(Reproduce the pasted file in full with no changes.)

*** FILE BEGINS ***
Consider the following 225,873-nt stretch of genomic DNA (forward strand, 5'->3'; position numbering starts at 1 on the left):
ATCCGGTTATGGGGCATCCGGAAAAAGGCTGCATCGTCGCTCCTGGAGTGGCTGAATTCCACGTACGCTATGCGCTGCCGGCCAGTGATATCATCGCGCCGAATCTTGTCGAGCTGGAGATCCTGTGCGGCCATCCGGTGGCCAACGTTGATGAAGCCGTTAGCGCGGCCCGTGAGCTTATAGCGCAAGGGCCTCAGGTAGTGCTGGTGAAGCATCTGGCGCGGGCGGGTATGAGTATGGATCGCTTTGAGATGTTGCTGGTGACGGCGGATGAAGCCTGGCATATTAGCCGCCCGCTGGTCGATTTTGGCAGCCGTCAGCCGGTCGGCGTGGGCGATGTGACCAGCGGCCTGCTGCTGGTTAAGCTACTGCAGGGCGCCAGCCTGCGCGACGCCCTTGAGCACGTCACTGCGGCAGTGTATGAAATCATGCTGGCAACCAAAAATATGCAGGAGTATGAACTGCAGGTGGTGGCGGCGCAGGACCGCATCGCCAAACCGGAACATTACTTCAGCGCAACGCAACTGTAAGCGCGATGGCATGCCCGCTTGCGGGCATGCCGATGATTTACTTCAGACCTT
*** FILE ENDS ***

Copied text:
Consider the following 225,873-nt stretch of genomic DNA (forward strand, 5'->3'; position numbering starts at 1 on the left):
ATCCGGTTATGGGGCATCCGGAAAAAGGCTGCATCGTCGCTCCTGGAGTGGCTGAATTCCACGTACGCTATGCGCTGCCGGCCAGTGATATCATCGCGCCGAATCTTGTCGAGCTGGAGATCCTGTGCGGCCATCCGGTGGCCAACGTTGATGAAGCCGTTAGCGCGGCCCGTGAGCTTATAGCGCAAGGGCCTCAGGTAGTGCTGGTGAAGCATCTGGCGCGGGCGGGTATGAGTATGGATCGCTTTGAGATGTTGCTGGTGACGGCGGATGAAGCCTGGCATATTAGCCGCCCGCTGGTCGATTTTGGCAGCCGTCAGCCGGTCGGCGTGGGCGATGTGACCAGCGGCCTGCTGCTGGTTAAGCTACTGCAGGGCGCCAGCCTGCGCGACGCCCTTGAGCACGTCACTGCGGCAGTGTATGAAATCATGCTGGCAACCAAAAATATGCAGGAGTATGAACTGCAGGTGGTGGCGGCGCAGGACCGCATCGCCAAACCGGAACATTACTTCAGCGCAACGCAACTGTAAGCGCGATGGCATGCCCGCTTGCGGGCATGCCGATGATTTACTTCAGACCTT